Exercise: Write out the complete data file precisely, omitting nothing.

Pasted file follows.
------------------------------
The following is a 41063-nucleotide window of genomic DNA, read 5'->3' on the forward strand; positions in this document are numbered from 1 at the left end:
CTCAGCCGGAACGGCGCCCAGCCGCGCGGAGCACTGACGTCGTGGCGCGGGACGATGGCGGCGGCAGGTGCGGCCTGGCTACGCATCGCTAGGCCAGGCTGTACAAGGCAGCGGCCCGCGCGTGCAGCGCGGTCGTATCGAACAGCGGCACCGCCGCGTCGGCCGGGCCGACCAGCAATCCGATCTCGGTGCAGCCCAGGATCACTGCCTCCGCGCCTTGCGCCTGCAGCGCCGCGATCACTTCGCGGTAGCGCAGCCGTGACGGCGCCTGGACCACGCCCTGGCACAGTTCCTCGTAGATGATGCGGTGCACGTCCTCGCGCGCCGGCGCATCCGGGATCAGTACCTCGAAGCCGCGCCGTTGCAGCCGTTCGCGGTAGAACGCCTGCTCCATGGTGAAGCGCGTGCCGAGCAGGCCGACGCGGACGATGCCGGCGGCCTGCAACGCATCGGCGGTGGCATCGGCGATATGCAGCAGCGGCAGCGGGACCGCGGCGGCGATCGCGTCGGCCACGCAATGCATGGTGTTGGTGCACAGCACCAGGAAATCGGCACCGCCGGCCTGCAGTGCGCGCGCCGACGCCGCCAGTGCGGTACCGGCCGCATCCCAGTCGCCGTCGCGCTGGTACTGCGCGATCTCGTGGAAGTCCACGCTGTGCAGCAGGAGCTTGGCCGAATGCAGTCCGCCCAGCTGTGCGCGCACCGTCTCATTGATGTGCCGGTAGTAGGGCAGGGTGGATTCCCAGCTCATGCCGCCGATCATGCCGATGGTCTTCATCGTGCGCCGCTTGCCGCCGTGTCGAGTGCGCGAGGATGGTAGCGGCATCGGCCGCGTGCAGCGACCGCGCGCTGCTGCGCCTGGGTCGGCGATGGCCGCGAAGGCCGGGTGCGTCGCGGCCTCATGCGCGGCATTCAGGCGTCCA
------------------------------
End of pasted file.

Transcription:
The following is a 41063-nucleotide window of genomic DNA, read 5'->3' on the forward strand; positions in this document are numbered from 1 at the left end:
CTCAGCCGGAACGGCGCCCAGCCGCGCGGAGCACTGACGTCGTGGCGCGGGACGATGGCGGCGGCAGGTGCGGCCTGGCTACGCATCGCTAGGCCAGGCTGTACAAGGCAGCGGCCCGCGCGTGCAGCGCGGTCGTATCGAACAGCGGCACCGCCGCGTCGGCCGGGCCGACCAGCAATCCGATCTCGGTGCAGCCCAGGATCACTGCCTCCGCGCCTTGCGCCTGCAGCGCCGCGATCACTTCGCGGTAGCGCAGCCGTGACGGCGCCTGGACCACGCCCTGGCACAGTTCCTCGTAGATGATGCGGTGCACGTCCTCGCGCGCCGGCGCATCCGGGATCAGTACCTCGAAGCCGCGCCGTTGCAGCCGTTCGCGGTAGAACGCCTGCTCCATGGTGAAGCGCGTGCCGAGCAGGCCGACGCGGACGATGCCGGCGGCCTGCAACGCATCGGCGGTGGCATCGGCGATATGCAGCAGCGGCAGCGGGACCGCGGCGGCGATCGCGTCGGCCACGCAATGCATGGTGTTGGTGCACAGCACCAGGAAATCGGCACCGCCGGCCTGCAGTGCGCGCGCCGACGCCGCCAGTGCGGTACCGGCCGCATCCCAGTCGCCGTCGCGCTGGTACTGCGCGATCTCGTGGAAGTCCACGCTGTGCAGCAGGAGCTTGGCCGAATGCAGTCCGCCCAGCTGTGCGCGCACCGTCTCATTGATGTGCCGGTAGTAGGGCAGGGTGGATTCCCAGCTCATGCCGCCGATCATGCCGATGGTCTTCATCGTGCGCCGCTTGCCGCCGTGTCGAGTGCGCGAGGATGGTAGCGGCATCGGCCGCGTGCAGCGACCGCGCGCTGCTGCGCCTGGGTCGGCGATGGCCGCGAAGGCCGGGTGCGTCGCGGCCTCATGCGCGGCATTCAGGCGTCCA